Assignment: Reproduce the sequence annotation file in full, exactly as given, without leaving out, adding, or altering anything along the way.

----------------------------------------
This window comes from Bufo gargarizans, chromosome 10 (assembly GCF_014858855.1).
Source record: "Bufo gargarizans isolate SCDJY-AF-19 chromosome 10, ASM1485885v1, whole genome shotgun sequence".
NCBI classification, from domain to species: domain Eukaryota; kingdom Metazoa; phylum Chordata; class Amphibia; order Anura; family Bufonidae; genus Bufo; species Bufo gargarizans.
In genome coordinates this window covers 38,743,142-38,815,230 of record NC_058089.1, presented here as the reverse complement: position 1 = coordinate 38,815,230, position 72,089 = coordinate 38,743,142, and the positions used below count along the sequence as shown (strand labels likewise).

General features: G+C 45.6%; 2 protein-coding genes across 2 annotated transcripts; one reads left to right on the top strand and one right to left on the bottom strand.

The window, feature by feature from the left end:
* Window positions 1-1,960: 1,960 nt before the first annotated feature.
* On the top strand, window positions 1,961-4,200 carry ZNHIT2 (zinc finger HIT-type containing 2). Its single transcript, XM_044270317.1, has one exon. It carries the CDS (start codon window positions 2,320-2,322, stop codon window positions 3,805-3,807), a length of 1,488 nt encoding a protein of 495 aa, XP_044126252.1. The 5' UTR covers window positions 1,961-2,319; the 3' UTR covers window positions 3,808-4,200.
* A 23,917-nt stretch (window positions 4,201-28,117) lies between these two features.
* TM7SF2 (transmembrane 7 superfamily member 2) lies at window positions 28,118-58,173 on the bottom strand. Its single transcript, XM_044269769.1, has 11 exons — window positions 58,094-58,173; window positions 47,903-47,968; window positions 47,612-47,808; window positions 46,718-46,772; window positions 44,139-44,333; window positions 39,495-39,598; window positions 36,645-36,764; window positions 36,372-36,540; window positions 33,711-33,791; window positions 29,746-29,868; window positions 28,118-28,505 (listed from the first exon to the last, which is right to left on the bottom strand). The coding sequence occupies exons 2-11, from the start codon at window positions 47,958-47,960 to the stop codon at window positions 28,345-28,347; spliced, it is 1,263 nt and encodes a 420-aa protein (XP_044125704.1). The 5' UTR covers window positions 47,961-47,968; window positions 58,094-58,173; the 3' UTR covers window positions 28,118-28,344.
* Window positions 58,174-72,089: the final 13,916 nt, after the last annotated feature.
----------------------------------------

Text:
This window comes from Bufo gargarizans, chromosome 10 (assembly GCF_014858855.1).
Source record: "Bufo gargarizans isolate SCDJY-AF-19 chromosome 10, ASM1485885v1, whole genome shotgun sequence".
NCBI classification, from domain to species: domain Eukaryota; kingdom Metazoa; phylum Chordata; class Amphibia; order Anura; family Bufonidae; genus Bufo; species Bufo gargarizans.
In genome coordinates this window covers 38,743,142-38,815,230 of record NC_058089.1, presented here as the reverse complement: position 1 = coordinate 38,815,230, position 72,089 = coordinate 38,743,142, and the positions used below count along the sequence as shown (strand labels likewise).

General features: G+C 45.6%; 2 protein-coding genes across 2 annotated transcripts; one reads left to right on the top strand and one right to left on the bottom strand.

The window, feature by feature from the left end:
* Window positions 1-1,960: 1,960 nt before the first annotated feature.
* On the top strand, window positions 1,961-4,200 carry ZNHIT2 (zinc finger HIT-type containing 2). Its single transcript, XM_044270317.1, has one exon. It carries the CDS (start codon window positions 2,320-2,322, stop codon window positions 3,805-3,807), a length of 1,488 nt encoding a protein of 495 aa, XP_044126252.1. The 5' UTR covers window positions 1,961-2,319; the 3' UTR covers window positions 3,808-4,200.
* A 23,917-nt stretch (window positions 4,201-28,117) lies between these two features.
* TM7SF2 (transmembrane 7 superfamily member 2) lies at window positions 28,118-58,173 on the bottom strand. Its single transcript, XM_044269769.1, has 11 exons — window positions 58,094-58,173; window positions 47,903-47,968; window positions 47,612-47,808; window positions 46,718-46,772; window positions 44,139-44,333; window positions 39,495-39,598; window positions 36,645-36,764; window positions 36,372-36,540; window positions 33,711-33,791; window positions 29,746-29,868; window positions 28,118-28,505 (listed from the first exon to the last, which is right to left on the bottom strand). The coding sequence occupies exons 2-11, from the start codon at window positions 47,958-47,960 to the stop codon at window positions 28,345-28,347; spliced, it is 1,263 nt and encodes a 420-aa protein (XP_044125704.1). The 5' UTR covers window positions 47,961-47,968; window positions 58,094-58,173; the 3' UTR covers window positions 28,118-28,344.
* Window positions 58,174-72,089: the final 13,916 nt, after the last annotated feature.